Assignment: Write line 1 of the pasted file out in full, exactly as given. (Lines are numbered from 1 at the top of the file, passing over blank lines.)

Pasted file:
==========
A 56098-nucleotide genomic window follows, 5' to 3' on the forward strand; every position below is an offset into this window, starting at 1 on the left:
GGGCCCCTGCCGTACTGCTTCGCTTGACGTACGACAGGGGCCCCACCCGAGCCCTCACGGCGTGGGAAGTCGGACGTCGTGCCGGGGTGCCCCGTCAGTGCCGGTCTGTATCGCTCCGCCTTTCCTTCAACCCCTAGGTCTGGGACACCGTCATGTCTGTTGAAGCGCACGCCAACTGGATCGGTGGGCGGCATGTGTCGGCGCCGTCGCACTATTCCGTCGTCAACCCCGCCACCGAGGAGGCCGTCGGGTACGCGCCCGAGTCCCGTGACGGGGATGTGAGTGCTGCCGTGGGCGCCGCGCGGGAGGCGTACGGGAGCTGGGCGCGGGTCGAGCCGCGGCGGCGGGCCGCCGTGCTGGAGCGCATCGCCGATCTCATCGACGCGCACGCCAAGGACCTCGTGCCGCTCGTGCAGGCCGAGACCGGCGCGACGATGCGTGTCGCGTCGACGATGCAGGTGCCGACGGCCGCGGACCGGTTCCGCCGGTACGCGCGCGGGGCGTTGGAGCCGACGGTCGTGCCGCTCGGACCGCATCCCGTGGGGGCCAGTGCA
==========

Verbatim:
A 56098-nucleotide genomic window follows, 5' to 3' on the forward strand; every position below is an offset into this window, starting at 1 on the left: